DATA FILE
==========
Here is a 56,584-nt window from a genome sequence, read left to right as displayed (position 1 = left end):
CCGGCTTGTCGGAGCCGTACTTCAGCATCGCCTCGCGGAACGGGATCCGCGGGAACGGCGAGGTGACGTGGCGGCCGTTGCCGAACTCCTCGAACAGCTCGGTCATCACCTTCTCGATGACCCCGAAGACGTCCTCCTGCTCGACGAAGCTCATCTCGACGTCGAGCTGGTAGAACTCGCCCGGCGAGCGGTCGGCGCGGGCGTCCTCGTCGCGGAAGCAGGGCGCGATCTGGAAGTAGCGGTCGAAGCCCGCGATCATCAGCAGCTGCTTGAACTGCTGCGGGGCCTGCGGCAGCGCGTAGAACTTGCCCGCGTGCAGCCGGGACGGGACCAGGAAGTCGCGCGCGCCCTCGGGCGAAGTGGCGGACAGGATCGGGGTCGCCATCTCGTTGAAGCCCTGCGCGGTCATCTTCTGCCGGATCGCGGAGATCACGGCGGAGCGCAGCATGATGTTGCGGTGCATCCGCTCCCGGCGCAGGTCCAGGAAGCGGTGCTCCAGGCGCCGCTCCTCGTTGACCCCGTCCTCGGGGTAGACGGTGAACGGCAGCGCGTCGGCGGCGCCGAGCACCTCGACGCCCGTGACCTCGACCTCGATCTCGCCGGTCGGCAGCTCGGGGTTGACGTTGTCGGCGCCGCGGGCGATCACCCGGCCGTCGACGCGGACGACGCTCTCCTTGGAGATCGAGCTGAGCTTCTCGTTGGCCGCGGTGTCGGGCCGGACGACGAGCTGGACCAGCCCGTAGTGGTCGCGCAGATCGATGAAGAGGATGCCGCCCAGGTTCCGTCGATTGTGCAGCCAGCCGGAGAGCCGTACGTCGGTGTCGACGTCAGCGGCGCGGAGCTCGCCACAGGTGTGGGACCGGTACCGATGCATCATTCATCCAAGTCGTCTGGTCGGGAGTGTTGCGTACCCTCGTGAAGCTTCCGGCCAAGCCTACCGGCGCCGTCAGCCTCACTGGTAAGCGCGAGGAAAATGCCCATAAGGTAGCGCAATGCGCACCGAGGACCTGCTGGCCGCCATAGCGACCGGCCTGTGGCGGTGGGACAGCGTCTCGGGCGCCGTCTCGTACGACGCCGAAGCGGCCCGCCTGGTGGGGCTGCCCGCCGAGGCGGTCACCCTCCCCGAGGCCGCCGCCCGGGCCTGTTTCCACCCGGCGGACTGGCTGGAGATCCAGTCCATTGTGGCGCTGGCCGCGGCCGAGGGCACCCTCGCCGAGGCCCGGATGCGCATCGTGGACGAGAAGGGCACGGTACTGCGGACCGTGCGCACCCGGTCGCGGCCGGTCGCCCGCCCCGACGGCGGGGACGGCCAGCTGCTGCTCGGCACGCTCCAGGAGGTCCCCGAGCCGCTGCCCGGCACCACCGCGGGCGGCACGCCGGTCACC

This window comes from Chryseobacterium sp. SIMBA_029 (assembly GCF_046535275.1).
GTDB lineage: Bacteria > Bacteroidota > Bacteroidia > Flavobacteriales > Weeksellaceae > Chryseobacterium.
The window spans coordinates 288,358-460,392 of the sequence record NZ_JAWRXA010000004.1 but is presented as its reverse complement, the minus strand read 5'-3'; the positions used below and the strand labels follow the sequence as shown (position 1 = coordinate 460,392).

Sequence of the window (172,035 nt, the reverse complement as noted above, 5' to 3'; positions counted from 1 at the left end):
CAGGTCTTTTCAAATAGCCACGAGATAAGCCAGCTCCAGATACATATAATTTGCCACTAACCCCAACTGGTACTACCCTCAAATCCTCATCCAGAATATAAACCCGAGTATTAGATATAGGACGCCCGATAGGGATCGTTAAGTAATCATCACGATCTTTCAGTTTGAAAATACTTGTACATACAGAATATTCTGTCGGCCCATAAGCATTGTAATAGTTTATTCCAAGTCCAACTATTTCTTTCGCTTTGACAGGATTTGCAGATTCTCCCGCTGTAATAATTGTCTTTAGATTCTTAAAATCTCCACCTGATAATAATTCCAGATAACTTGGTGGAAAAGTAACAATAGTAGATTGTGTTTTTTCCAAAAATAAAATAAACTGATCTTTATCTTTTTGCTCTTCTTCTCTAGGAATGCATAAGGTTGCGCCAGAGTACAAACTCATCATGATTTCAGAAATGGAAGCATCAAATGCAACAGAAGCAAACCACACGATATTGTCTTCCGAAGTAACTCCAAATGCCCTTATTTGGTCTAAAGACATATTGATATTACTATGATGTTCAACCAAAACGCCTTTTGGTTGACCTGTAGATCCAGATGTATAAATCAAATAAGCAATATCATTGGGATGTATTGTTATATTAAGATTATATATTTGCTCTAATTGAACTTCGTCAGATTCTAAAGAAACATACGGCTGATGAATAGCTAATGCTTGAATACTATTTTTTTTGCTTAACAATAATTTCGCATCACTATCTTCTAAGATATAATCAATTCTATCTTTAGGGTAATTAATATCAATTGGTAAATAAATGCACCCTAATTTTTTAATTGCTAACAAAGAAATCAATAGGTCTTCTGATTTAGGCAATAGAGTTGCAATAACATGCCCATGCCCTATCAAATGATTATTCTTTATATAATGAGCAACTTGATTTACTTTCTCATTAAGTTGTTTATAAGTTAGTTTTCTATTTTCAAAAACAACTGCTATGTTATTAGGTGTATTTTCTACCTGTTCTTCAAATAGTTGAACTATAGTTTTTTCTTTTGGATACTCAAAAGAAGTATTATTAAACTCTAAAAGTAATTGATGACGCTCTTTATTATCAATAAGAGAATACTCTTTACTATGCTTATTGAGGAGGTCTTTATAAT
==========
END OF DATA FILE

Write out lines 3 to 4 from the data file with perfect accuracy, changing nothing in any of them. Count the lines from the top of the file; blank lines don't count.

This window comes from Chryseobacterium sp. SIMBA_029 (assembly GCF_046535275.1).
GTDB lineage: Bacteria > Bacteroidota > Bacteroidia > Flavobacteriales > Weeksellaceae > Chryseobacterium.